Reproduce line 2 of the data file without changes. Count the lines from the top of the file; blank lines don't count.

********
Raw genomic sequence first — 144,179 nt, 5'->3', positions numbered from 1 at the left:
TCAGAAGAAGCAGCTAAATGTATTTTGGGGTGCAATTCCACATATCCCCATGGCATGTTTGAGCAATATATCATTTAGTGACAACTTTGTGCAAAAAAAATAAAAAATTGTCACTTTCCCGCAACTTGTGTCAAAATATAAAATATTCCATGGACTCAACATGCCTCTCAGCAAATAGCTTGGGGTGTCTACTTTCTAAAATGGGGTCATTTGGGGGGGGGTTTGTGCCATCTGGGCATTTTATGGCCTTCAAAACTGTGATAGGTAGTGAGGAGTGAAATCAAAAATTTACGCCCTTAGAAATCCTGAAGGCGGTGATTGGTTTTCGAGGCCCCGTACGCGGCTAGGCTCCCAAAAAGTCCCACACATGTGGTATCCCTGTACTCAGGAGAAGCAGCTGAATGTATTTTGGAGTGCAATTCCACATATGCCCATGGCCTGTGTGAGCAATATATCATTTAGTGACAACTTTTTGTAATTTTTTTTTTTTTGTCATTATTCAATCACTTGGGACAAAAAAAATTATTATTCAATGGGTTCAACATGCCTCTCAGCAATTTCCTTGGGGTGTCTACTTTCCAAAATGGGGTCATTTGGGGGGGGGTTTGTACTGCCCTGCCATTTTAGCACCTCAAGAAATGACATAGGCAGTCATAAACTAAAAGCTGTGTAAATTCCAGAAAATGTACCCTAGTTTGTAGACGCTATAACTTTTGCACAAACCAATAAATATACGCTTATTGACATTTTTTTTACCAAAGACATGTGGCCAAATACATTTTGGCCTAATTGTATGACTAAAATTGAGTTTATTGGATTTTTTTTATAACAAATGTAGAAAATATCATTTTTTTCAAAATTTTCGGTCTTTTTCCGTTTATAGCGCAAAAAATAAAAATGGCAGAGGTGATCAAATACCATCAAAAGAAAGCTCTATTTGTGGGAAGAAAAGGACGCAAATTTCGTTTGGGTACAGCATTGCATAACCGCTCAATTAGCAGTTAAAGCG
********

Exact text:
TCAGAAGAAGCAGCTAAATGTATTTTGGGGTGCAATTCCACATATCCCCATGGCATGTTTGAGCAATATATCATTTAGTGACAACTTTGTGCAAAAAAAATAAAAAATTGTCACTTTCCCGCAACTTGTGTCAAAATATAAAATATTCCATGGACTCAACATGCCTCTCAGCAAATAGCTTGGGGTGTCTACTTTCTAAAATGGGGTCATTTGGGGGGGGGTTTGTGCCATCTGGGCATTTTATGGCCTTCAAAACTGTGATAGGTAGTGAGGAGTGAAATCAAAAATTTACGCCCTTAGAAATCCTGAAGGCGGTGATTGGTTTTCGAGGCCCCGTACGCGGCTAGGCTCCCAAAAAGTCCCACACATGTGGTATCCCTGTACTCAGGAGAAGCAGCTGAATGTATTTTGGAGTGCAATTCCACATATGCCCATGGCCTGTGTGAGCAATATATCATTTAGTGACAACTTTTTGTAATTTTTTTTTTTTTGTCATTATTCAATCACTTGGGACAAAAAAAATTATTATTCAATGGGTTCAACATGCCTCTCAGCAATTTCCTTGGGGTGTCTACTTTCCAAAATGGGGTCATTTGGGGGGGGGTTTGTACTGCCCTGCCATTTTAGCACCTCAAGAAATGACATAGGCAGTCATAAACTAAAAGCTGTGTAAATTCCAGAAAATGTACCCTAGTTTGTAGACGCTATAACTTTTGCACAAACCAATAAATATACGCTTATTGACATTTTTTTTACCAAAGACATGTGGCCAAATACATTTTGGCCTAATTGTATGACTAAAATTGAGTTTATTGGATTTTTTTTATAACAAATGTAGAAAATATCATTTTTTTCAAAATTTTCGGTCTTTTTCCGTTTATAGCGCAAAAAATAAAAATGGCAGAGGTGATCAAATACCATCAAAAGAAAGCTCTATTTGTGGGAAGAAAAGGACGCAAATTTCGTTTGGGTACAGCATTGCATAACCGCTCAATTAGCAGTTAAAGCG